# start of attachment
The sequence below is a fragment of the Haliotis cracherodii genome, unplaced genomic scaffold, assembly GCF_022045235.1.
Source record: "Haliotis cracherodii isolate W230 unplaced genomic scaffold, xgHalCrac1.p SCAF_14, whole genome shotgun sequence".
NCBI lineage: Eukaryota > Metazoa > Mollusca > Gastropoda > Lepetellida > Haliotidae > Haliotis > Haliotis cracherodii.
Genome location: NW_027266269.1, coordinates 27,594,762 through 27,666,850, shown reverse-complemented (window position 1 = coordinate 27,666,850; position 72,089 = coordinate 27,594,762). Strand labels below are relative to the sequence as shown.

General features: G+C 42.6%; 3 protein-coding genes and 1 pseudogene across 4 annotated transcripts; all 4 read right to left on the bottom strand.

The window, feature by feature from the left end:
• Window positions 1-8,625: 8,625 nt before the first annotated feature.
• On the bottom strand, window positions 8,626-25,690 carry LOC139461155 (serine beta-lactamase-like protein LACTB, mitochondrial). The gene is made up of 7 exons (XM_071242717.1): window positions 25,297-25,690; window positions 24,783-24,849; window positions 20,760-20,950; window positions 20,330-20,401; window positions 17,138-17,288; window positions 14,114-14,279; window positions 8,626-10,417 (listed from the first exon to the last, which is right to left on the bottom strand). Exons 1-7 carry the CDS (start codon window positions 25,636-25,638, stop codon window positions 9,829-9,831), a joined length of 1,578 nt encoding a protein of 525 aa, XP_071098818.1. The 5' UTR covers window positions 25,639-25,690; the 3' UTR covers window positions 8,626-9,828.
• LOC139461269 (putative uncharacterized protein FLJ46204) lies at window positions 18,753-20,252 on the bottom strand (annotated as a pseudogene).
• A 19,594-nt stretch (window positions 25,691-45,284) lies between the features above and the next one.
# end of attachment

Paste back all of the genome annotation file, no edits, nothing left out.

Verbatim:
The sequence below is a fragment of the Haliotis cracherodii genome, unplaced genomic scaffold, assembly GCF_022045235.1.
Source record: "Haliotis cracherodii isolate W230 unplaced genomic scaffold, xgHalCrac1.p SCAF_14, whole genome shotgun sequence".
NCBI lineage: Eukaryota > Metazoa > Mollusca > Gastropoda > Lepetellida > Haliotidae > Haliotis > Haliotis cracherodii.
Genome location: NW_027266269.1, coordinates 27,594,762 through 27,666,850, shown reverse-complemented (window position 1 = coordinate 27,666,850; position 72,089 = coordinate 27,594,762). Strand labels below are relative to the sequence as shown.

General features: G+C 42.6%; 3 protein-coding genes and 1 pseudogene across 4 annotated transcripts; all 4 read right to left on the bottom strand.

The window, feature by feature from the left end:
• Window positions 1-8,625: 8,625 nt before the first annotated feature.
• On the bottom strand, window positions 8,626-25,690 carry LOC139461155 (serine beta-lactamase-like protein LACTB, mitochondrial). The gene is made up of 7 exons (XM_071242717.1): window positions 25,297-25,690; window positions 24,783-24,849; window positions 20,760-20,950; window positions 20,330-20,401; window positions 17,138-17,288; window positions 14,114-14,279; window positions 8,626-10,417 (listed from the first exon to the last, which is right to left on the bottom strand). Exons 1-7 carry the CDS (start codon window positions 25,636-25,638, stop codon window positions 9,829-9,831), a joined length of 1,578 nt encoding a protein of 525 aa, XP_071098818.1. The 5' UTR covers window positions 25,639-25,690; the 3' UTR covers window positions 8,626-9,828.
• LOC139461269 (putative uncharacterized protein FLJ46204) lies at window positions 18,753-20,252 on the bottom strand (annotated as a pseudogene).
• A 19,594-nt stretch (window positions 25,691-45,284) lies between the features above and the next one.